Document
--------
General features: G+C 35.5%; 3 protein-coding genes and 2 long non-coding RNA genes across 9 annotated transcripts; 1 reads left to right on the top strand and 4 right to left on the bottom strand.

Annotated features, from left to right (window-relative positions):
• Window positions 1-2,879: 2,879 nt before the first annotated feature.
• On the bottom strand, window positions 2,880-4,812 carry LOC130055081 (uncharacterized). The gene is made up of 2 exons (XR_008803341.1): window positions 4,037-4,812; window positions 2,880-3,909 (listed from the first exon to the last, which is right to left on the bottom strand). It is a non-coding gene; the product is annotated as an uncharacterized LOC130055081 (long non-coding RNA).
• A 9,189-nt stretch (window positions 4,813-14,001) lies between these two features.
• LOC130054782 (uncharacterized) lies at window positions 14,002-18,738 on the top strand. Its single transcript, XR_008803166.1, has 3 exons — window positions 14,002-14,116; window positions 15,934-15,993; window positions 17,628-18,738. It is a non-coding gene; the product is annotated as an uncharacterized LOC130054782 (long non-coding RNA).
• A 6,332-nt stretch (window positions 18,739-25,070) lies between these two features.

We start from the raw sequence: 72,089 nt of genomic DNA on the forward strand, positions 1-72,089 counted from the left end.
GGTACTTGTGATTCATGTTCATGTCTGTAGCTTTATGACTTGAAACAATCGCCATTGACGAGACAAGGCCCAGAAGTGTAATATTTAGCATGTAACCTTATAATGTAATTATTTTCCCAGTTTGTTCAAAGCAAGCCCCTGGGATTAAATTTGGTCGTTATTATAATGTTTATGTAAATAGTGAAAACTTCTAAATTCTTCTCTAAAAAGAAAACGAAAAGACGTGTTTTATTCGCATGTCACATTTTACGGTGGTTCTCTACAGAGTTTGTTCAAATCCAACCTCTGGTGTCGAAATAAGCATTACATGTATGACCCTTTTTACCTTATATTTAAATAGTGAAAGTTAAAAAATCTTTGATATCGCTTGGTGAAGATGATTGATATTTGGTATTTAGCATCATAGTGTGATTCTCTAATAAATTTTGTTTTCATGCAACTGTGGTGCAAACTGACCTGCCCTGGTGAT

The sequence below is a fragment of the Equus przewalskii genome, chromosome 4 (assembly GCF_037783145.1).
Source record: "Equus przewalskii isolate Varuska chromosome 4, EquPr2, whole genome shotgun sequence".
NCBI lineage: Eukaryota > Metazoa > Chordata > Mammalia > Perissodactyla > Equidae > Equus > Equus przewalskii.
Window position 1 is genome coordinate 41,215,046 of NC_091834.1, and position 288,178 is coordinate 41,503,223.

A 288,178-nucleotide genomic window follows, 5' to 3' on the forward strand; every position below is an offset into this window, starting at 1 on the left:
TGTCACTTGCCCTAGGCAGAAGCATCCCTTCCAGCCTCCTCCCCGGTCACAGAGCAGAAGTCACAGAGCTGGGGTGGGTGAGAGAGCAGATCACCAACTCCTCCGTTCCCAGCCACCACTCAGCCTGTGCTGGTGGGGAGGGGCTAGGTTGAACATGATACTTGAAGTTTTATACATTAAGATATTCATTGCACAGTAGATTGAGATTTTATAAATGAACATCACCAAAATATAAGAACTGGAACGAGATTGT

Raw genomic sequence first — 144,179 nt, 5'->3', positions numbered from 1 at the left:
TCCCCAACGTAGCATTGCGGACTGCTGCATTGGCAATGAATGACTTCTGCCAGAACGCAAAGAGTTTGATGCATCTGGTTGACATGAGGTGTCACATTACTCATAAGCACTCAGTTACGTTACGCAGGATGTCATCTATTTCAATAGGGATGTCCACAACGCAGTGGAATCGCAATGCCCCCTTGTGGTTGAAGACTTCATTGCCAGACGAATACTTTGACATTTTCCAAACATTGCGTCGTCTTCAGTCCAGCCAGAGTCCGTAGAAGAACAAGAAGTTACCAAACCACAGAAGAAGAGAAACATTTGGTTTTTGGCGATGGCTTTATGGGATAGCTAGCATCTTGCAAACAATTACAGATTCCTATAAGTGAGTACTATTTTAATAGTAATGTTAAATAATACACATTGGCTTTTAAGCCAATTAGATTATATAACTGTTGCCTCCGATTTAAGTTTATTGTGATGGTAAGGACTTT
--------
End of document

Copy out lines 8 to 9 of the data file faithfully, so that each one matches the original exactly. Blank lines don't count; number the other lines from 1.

We start from the raw sequence: 72,089 nt of genomic DNA on the forward strand, positions 1-72,089 counted from the left end.
GGTACTTGTGATTCATGTTCATGTCTGTAGCTTTATGACTTGAAACAATCGCCATTGACGAGACAAGGCCCAGAAGTGTAATATTTAGCATGTAACCTTATAATGTAATTATTTTCCCAGTTTGTTCAAAGCAAGCCCCTGGGATTAAATTTGGTCGTTATTATAATGTTTATGTAAATAGTGAAAACTTCTAAATTCTTCTCTAAAAAGAAAACGAAAAGACGTGTTTTATTCGCATGTCACATTTTACGGTGGTTCTCTACAGAGTTTGTTCAAATCCAACCTCTGGTGTCGAAATAAGCATTACATGTATGACCCTTTTTACCTTATATTTAAATAGTGAAAGTTAAAAAATCTTTGATATCGCTTGGTGAAGATGATTGATATTTGGTATTTAGCATCATAGTGTGATTCTCTAATAAATTTTGTTTTCATGCAACTGTGGTGCAAACTGACCTGCCCTGGTGAT